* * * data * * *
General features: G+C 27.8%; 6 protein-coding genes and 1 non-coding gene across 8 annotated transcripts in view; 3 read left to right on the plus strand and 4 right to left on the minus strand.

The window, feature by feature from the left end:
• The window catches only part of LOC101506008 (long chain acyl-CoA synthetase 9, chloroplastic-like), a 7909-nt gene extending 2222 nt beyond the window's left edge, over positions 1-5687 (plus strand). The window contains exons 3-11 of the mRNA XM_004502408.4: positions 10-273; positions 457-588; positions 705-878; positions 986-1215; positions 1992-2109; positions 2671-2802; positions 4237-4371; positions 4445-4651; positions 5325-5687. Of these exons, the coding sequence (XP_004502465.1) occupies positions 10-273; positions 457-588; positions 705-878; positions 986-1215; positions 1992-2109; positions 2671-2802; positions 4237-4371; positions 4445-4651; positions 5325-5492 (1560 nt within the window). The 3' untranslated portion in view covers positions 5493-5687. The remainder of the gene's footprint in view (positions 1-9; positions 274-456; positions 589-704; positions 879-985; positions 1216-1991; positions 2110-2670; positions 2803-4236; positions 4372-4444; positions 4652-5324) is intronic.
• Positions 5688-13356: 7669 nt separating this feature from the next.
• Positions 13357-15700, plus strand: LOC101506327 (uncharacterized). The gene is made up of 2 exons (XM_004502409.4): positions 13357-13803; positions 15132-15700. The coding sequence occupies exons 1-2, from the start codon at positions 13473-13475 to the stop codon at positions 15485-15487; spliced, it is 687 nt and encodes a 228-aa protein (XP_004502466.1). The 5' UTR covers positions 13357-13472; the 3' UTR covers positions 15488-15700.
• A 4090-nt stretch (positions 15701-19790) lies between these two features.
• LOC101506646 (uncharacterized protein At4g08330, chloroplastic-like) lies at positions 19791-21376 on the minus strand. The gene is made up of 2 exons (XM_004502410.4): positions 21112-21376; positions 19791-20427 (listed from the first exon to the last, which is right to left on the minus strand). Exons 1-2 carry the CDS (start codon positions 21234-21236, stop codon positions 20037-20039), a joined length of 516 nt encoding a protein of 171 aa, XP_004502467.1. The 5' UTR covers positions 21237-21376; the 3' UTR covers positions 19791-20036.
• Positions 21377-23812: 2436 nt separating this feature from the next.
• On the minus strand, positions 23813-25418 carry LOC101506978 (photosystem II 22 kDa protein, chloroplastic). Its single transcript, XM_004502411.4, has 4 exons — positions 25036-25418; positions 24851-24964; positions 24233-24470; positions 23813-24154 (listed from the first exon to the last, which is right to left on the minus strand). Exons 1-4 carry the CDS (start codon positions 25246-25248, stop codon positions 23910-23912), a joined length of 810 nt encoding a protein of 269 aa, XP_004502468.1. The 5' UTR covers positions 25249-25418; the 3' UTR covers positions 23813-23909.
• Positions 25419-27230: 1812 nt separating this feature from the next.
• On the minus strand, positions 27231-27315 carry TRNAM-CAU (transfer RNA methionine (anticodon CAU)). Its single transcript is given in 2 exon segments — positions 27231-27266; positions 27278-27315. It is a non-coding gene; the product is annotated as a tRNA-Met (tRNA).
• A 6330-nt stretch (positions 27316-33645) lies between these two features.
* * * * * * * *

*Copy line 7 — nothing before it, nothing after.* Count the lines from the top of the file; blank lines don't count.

• LOC101506646 (uncharacterized protein At4g08330, chloroplastic-like) lies at positions 19791-21376 on the minus strand. The gene is made up of 2 exons (XM_004502410.4): positions 21112-21376; positions 19791-20427 (listed from the first exon to the last, which is right to left on the minus strand). Exons 1-2 carry the CDS (start codon positions 21234-21236, stop codon positions 20037-20039), a joined length of 516 nt encoding a protein of 171 aa, XP_004502467.1. The 5' UTR covers positions 21237-21376; the 3' UTR covers positions 19791-20036.